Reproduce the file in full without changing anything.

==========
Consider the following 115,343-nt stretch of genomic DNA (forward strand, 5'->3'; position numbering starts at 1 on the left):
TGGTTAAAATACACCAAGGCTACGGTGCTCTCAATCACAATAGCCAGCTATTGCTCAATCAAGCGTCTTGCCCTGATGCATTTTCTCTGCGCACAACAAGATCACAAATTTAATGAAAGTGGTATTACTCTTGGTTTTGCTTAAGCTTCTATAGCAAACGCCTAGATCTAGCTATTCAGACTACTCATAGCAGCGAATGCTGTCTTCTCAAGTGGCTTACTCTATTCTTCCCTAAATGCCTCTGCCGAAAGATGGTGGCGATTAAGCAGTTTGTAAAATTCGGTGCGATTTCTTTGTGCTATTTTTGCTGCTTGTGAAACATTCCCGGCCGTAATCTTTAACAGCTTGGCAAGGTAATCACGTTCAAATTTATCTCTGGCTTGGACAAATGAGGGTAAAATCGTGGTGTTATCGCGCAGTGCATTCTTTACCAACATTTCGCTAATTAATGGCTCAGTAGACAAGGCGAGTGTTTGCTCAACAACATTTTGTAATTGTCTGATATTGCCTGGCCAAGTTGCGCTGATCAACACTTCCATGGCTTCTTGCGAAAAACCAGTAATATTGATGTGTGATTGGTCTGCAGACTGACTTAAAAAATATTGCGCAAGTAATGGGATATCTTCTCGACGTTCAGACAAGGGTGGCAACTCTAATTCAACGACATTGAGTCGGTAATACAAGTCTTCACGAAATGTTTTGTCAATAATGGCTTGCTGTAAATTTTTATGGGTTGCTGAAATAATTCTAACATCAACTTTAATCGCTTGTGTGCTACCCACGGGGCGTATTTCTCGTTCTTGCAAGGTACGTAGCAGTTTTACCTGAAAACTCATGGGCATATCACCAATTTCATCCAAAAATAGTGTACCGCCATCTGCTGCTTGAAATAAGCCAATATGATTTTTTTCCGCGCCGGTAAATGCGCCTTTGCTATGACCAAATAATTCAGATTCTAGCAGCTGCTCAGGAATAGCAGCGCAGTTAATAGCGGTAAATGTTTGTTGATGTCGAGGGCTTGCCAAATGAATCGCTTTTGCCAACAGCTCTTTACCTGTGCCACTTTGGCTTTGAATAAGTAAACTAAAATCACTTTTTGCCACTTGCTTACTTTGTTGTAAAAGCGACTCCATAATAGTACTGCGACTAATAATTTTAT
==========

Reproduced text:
Consider the following 115,343-nt stretch of genomic DNA (forward strand, 5'->3'; position numbering starts at 1 on the left):
TGGTTAAAATACACCAAGGCTACGGTGCTCTCAATCACAATAGCCAGCTATTGCTCAATCAAGCGTCTTGCCCTGATGCATTTTCTCTGCGCACAACAAGATCACAAATTTAATGAAAGTGGTATTACTCTTGGTTTTGCTTAAGCTTCTATAGCAAACGCCTAGATCTAGCTATTCAGACTACTCATAGCAGCGAATGCTGTCTTCTCAAGTGGCTTACTCTATTCTTCCCTAAATGCCTCTGCCGAAAGATGGTGGCGATTAAGCAGTTTGTAAAATTCGGTGCGATTTCTTTGTGCTATTTTTGCTGCTTGTGAAACATTCCCGGCCGTAATCTTTAACAGCTTGGCAAGGTAATCACGTTCAAATTTATCTCTGGCTTGGACAAATGAGGGTAAAATCGTGGTGTTATCGCGCAGTGCATTCTTTACCAACATTTCGCTAATTAATGGCTCAGTAGACAAGGCGAGTGTTTGCTCAACAACATTTTGTAATTGTCTGATATTGCCTGGCCAAGTTGCGCTGATCAACACTTCCATGGCTTCTTGCGAAAAACCAGTAATATTGATGTGTGATTGGTCTGCAGACTGACTTAAAAAATATTGCGCAAGTAATGGGATATCTTCTCGACGTTCAGACAAGGGTGGCAACTCTAATTCAACGACATTGAGTCGGTAATACAAGTCTTCACGAAATGTTTTGTCAATAATGGCTTGCTGTAAATTTTTATGGGTTGCTGAAATAATTCTAACATCAACTTTAATCGCTTGTGTGCTACCCACGGGGCGTATTTCTCGTTCTTGCAAGGTACGTAGCAGTTTTACCTGAAAACTCATGGGCATATCACCAATTTCATCCAAAAATAGTGTACCGCCATCTGCTGCTTGAAATAAGCCAATATGATTTTTTTCCGCGCCGGTAAATGCGCCTTTGCTATGACCAAATAATTCAGATTCTAGCAGCTGCTCAGGAATAGCAGCGCAGTTAATAGCGGTAAATGTTTGTTGATGTCGAGGGCTTGCCAAATGAATCGCTTTTGCCAACAGCTCTTTACCTGTGCCACTTTGGCTTTGAATAAGTAAACTAAAATCACTTTTTGCCACTTGCTTACTTTGTTGTAAAAGCGACTCCATAATAGTACTGCGACTAATAATTTTAT